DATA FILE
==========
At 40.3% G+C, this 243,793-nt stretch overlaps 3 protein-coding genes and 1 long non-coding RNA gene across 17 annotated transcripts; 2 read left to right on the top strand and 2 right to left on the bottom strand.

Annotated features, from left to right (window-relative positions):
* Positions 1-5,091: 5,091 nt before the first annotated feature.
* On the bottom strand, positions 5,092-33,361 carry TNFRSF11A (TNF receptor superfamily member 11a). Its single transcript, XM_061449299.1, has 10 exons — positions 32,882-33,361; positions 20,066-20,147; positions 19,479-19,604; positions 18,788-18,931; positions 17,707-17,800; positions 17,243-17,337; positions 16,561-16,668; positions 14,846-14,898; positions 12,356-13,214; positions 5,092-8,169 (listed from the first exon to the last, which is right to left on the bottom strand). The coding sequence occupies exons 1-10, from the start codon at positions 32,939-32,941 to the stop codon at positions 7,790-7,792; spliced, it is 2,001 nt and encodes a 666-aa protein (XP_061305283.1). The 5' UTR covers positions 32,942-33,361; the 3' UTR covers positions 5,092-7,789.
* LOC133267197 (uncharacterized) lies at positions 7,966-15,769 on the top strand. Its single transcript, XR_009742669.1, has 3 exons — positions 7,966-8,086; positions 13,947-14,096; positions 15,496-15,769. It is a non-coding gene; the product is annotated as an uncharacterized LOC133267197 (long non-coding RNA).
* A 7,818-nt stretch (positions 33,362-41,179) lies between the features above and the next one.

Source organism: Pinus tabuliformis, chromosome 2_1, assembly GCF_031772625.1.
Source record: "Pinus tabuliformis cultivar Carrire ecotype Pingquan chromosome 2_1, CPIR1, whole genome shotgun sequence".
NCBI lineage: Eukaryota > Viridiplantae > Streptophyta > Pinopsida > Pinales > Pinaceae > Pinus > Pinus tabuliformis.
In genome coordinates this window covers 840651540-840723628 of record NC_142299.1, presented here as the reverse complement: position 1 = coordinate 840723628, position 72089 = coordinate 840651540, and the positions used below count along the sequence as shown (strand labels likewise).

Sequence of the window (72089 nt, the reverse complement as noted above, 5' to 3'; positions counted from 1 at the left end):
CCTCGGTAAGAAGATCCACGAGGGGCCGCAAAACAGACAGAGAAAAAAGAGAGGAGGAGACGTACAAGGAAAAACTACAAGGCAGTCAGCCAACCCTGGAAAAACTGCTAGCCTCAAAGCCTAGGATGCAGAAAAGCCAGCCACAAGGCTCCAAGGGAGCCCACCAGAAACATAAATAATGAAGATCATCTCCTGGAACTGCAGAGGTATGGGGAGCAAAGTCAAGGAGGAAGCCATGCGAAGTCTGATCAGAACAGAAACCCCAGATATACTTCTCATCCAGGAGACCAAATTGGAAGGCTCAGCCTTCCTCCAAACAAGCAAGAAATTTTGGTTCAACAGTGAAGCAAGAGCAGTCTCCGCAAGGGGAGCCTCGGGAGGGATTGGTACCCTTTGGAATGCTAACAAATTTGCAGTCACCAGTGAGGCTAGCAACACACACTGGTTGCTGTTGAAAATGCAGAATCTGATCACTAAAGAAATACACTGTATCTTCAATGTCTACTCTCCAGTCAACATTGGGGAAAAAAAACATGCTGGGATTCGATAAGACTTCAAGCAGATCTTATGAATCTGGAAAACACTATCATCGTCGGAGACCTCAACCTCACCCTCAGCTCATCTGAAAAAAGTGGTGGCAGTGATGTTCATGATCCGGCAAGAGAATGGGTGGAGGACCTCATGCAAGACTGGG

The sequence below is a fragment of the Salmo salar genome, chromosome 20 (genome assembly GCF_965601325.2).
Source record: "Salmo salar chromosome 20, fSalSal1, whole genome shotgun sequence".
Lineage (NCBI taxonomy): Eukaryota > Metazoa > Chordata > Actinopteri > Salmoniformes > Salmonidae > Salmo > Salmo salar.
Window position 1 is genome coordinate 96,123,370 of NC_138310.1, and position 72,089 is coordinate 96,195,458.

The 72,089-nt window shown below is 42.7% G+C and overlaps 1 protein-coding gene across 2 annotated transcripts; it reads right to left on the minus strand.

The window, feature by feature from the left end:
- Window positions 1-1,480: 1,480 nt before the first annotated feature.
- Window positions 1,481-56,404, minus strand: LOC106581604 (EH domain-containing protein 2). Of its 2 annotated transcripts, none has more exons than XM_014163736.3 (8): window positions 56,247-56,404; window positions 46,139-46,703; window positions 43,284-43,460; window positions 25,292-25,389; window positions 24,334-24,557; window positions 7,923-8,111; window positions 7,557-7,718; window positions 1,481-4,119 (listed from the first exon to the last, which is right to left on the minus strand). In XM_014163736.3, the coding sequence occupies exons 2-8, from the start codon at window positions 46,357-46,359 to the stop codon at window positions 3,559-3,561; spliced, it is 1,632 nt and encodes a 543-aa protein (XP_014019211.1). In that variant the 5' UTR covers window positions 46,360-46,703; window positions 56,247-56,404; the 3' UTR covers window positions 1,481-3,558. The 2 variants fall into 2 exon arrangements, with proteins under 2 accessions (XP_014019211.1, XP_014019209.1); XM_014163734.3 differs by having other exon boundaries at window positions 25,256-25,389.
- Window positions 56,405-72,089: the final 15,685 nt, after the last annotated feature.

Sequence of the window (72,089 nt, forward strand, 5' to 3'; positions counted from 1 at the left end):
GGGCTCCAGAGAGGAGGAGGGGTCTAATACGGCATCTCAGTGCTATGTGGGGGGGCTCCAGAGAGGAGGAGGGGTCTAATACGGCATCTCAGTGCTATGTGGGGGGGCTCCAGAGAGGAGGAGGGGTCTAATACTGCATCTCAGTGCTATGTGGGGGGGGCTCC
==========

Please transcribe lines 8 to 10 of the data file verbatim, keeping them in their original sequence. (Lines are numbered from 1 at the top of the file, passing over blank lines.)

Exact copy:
Source record: "Pinus tabuliformis cultivar Carrire ecotype Pingquan chromosome 2_1, CPIR1, whole genome shotgun sequence".
NCBI lineage: Eukaryota > Viridiplantae > Streptophyta > Pinopsida > Pinales > Pinaceae > Pinus > Pinus tabuliformis.
In genome coordinates this window covers 840651540-840723628 of record NC_142299.1, presented here as the reverse complement: position 1 = coordinate 840723628, position 72089 = coordinate 840651540, and the positions used below count along the sequence as shown (strand labels likewise).